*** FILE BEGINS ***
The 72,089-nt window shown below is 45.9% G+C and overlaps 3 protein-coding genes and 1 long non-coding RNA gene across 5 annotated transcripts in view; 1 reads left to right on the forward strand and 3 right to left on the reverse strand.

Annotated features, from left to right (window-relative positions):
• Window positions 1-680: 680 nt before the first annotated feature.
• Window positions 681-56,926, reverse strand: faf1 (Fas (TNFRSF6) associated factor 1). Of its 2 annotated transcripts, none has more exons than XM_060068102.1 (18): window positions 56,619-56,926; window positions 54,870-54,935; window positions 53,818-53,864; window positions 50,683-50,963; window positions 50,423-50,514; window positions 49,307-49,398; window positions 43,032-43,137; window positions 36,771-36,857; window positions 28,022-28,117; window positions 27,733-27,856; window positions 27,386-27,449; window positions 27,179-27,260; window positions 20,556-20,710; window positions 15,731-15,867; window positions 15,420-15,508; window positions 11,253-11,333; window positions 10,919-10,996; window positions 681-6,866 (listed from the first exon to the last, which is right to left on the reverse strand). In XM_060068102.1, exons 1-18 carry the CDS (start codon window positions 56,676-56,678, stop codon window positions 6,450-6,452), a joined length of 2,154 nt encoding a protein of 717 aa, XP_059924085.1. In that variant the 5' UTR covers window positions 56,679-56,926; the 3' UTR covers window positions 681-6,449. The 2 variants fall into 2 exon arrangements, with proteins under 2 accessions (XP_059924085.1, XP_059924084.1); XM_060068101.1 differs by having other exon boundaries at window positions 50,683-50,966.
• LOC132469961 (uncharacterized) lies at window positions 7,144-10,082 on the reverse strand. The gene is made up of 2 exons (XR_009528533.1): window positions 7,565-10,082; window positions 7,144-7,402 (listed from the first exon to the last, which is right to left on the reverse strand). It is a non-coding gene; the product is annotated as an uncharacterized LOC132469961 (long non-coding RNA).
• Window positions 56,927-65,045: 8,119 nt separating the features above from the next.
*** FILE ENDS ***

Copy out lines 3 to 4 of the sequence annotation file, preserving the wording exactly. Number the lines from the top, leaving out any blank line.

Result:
• Window positions 1-680: 680 nt before the first annotated feature.
• Window positions 681-56,926, reverse strand: faf1 (Fas (TNFRSF6) associated factor 1). Of its 2 annotated transcripts, none has more exons than XM_060068102.1 (18): window positions 56,619-56,926; window positions 54,870-54,935; window positions 53,818-53,864; window positions 50,683-50,963; window positions 50,423-50,514; window positions 49,307-49,398; window positions 43,032-43,137; window positions 36,771-36,857; window positions 28,022-28,117; window positions 27,733-27,856; window positions 27,386-27,449; window positions 27,179-27,260; window positions 20,556-20,710; window positions 15,731-15,867; window positions 15,420-15,508; window positions 11,253-11,333; window positions 10,919-10,996; window positions 681-6,866 (listed from the first exon to the last, which is right to left on the reverse strand). In XM_060068102.1, exons 1-18 carry the CDS (start codon window positions 56,676-56,678, stop codon window positions 6,450-6,452), a joined length of 2,154 nt encoding a protein of 717 aa, XP_059924085.1. In that variant the 5' UTR covers window positions 56,679-56,926; the 3' UTR covers window positions 681-6,449. The 2 variants fall into 2 exon arrangements, with proteins under 2 accessions (XP_059924085.1, XP_059924084.1); XM_060068101.1 differs by having other exon boundaries at window positions 50,683-50,966.